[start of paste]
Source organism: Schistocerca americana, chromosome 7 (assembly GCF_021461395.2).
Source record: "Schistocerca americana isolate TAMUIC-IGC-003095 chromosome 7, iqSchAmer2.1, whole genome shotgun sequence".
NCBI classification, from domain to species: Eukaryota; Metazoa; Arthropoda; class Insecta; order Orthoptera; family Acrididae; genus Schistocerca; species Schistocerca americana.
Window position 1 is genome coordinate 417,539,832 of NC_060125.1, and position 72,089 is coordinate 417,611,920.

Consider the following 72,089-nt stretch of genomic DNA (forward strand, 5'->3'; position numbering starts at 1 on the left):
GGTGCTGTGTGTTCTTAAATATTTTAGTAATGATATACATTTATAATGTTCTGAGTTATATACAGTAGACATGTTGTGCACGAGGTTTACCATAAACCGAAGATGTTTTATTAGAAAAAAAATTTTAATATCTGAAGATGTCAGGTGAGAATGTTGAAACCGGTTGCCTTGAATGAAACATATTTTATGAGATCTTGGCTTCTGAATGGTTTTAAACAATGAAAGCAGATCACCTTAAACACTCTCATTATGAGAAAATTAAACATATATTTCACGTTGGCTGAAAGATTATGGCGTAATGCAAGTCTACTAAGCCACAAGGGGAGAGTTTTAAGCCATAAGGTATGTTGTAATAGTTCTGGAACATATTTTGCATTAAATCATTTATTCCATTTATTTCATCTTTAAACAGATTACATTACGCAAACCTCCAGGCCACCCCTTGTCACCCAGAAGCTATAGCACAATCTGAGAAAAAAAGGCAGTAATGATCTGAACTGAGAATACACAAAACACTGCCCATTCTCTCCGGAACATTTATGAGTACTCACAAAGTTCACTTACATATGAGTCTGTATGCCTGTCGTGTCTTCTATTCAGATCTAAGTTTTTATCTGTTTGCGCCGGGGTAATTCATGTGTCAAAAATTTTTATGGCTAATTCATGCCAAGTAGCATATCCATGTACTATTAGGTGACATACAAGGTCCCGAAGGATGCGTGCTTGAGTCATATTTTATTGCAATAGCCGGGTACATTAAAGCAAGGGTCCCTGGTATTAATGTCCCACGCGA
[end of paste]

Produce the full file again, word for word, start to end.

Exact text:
Source organism: Schistocerca americana, chromosome 7 (assembly GCF_021461395.2).
Source record: "Schistocerca americana isolate TAMUIC-IGC-003095 chromosome 7, iqSchAmer2.1, whole genome shotgun sequence".
NCBI classification, from domain to species: Eukaryota; Metazoa; Arthropoda; class Insecta; order Orthoptera; family Acrididae; genus Schistocerca; species Schistocerca americana.
Window position 1 is genome coordinate 417,539,832 of NC_060125.1, and position 72,089 is coordinate 417,611,920.

Consider the following 72,089-nt stretch of genomic DNA (forward strand, 5'->3'; position numbering starts at 1 on the left):
GGTGCTGTGTGTTCTTAAATATTTTAGTAATGATATACATTTATAATGTTCTGAGTTATATACAGTAGACATGTTGTGCACGAGGTTTACCATAAACCGAAGATGTTTTATTAGAAAAAAAATTTTAATATCTGAAGATGTCAGGTGAGAATGTTGAAACCGGTTGCCTTGAATGAAACATATTTTATGAGATCTTGGCTTCTGAATGGTTTTAAACAATGAAAGCAGATCACCTTAAACACTCTCATTATGAGAAAATTAAACATATATTTCACGTTGGCTGAAAGATTATGGCGTAATGCAAGTCTACTAAGCCACAAGGGGAGAGTTTTAAGCCATAAGGTATGTTGTAATAGTTCTGGAACATATTTTGCATTAAATCATTTATTCCATTTATTTCATCTTTAAACAGATTACATTACGCAAACCTCCAGGCCACCCCTTGTCACCCAGAAGCTATAGCACAATCTGAGAAAAAAAGGCAGTAATGATCTGAACTGAGAATACACAAAACACTGCCCATTCTCTCCGGAACATTTATGAGTACTCACAAAGTTCACTTACATATGAGTCTGTATGCCTGTCGTGTCTTCTATTCAGATCTAAGTTTTTATCTGTTTGCGCCGGGGTAATTCATGTGTCAAAAATTTTTATGGCTAATTCATGCCAAGTAGCATATCCATGTACTATTAGGTGACATACAAGGTCCCGAAGGATGCGTGCTTGAGTCATATTTTATTGCAATAGCCGGGTACATTAAAGCAAGGGTCCCTGGTATTAATGTCCCACGCGA